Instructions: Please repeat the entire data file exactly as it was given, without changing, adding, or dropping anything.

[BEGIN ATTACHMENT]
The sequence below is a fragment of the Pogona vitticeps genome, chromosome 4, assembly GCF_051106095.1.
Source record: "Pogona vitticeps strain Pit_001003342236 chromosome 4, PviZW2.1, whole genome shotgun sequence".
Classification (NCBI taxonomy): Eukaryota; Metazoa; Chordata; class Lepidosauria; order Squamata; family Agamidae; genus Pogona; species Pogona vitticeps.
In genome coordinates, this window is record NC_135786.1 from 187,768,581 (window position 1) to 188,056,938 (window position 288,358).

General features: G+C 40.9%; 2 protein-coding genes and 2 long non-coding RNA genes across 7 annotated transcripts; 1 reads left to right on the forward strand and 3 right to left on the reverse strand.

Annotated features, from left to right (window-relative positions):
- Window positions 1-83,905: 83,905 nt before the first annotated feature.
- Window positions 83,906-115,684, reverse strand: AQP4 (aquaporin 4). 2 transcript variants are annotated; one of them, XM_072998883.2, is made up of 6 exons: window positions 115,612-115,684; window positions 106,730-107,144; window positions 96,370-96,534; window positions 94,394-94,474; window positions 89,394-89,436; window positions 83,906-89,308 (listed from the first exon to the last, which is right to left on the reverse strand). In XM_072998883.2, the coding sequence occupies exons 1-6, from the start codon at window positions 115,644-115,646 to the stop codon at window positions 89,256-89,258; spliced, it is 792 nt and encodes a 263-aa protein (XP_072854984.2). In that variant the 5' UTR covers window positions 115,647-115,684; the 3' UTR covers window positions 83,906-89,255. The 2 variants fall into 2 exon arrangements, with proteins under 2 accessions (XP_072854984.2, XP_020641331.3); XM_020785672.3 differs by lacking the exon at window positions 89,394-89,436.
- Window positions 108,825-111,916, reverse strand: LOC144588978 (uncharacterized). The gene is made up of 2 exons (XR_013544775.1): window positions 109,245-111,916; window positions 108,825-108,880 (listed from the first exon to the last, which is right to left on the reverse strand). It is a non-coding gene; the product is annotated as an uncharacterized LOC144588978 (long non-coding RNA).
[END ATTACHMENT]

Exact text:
The sequence below is a fragment of the Pogona vitticeps genome, chromosome 4, assembly GCF_051106095.1.
Source record: "Pogona vitticeps strain Pit_001003342236 chromosome 4, PviZW2.1, whole genome shotgun sequence".
Classification (NCBI taxonomy): Eukaryota; Metazoa; Chordata; class Lepidosauria; order Squamata; family Agamidae; genus Pogona; species Pogona vitticeps.
In genome coordinates, this window is record NC_135786.1 from 187,768,581 (window position 1) to 188,056,938 (window position 288,358).

General features: G+C 40.9%; 2 protein-coding genes and 2 long non-coding RNA genes across 7 annotated transcripts; 1 reads left to right on the forward strand and 3 right to left on the reverse strand.

Annotated features, from left to right (window-relative positions):
- Window positions 1-83,905: 83,905 nt before the first annotated feature.
- Window positions 83,906-115,684, reverse strand: AQP4 (aquaporin 4). 2 transcript variants are annotated; one of them, XM_072998883.2, is made up of 6 exons: window positions 115,612-115,684; window positions 106,730-107,144; window positions 96,370-96,534; window positions 94,394-94,474; window positions 89,394-89,436; window positions 83,906-89,308 (listed from the first exon to the last, which is right to left on the reverse strand). In XM_072998883.2, the coding sequence occupies exons 1-6, from the start codon at window positions 115,644-115,646 to the stop codon at window positions 89,256-89,258; spliced, it is 792 nt and encodes a 263-aa protein (XP_072854984.2). In that variant the 5' UTR covers window positions 115,647-115,684; the 3' UTR covers window positions 83,906-89,255. The 2 variants fall into 2 exon arrangements, with proteins under 2 accessions (XP_072854984.2, XP_020641331.3); XM_020785672.3 differs by lacking the exon at window positions 89,394-89,436.
- Window positions 108,825-111,916, reverse strand: LOC144588978 (uncharacterized). The gene is made up of 2 exons (XR_013544775.1): window positions 109,245-111,916; window positions 108,825-108,880 (listed from the first exon to the last, which is right to left on the reverse strand). It is a non-coding gene; the product is annotated as an uncharacterized LOC144588978 (long non-coding RNA).